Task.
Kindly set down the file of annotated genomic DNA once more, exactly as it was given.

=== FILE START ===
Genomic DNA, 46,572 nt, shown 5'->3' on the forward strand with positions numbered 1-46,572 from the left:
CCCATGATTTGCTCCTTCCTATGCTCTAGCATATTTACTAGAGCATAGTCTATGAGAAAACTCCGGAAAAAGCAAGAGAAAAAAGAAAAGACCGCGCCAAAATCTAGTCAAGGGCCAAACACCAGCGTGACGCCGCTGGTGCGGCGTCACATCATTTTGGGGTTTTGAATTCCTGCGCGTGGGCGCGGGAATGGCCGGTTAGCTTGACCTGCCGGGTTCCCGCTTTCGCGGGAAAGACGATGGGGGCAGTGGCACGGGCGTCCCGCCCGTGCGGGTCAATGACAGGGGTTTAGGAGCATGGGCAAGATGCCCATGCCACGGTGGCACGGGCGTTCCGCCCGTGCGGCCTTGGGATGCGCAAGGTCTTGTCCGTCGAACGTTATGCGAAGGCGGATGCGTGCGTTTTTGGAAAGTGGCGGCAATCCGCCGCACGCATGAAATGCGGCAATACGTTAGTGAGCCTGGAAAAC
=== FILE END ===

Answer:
Genomic DNA, 46,572 nt, shown 5'->3' on the forward strand with positions numbered 1-46,572 from the left:
CCCATGATTTGCTCCTTCCTATGCTCTAGCATATTTACTAGAGCATAGTCTATGAGAAAACTCCGGAAAAAGCAAGAGAAAAAAGAAAAGACCGCGCCAAAATCTAGTCAAGGGCCAAACACCAGCGTGACGCCGCTGGTGCGGCGTCACATCATTTTGGGGTTTTGAATTCCTGCGCGTGGGCGCGGGAATGGCCGGTTAGCTTGACCTGCCGGGTTCCCGCTTTCGCGGGAAAGACGATGGGGGCAGTGGCACGGGCGTCCCGCCCGTGCGGGTCAATGACAGGGGTTTAGGAGCATGGGCAAGATGCCCATGCCACGGTGGCACGGGCGTTCCGCCCGTGCGGCCTTGGGATGCGCAAGGTCTTGTCCGTCGAACGTTATGCGAAGGCGGATGCGTGCGTTTTTGGAAAGTGGCGGCAATCCGCCGCACGCATGAAATGCGGCAATACGTTAGTGAGCCTGGAAAAC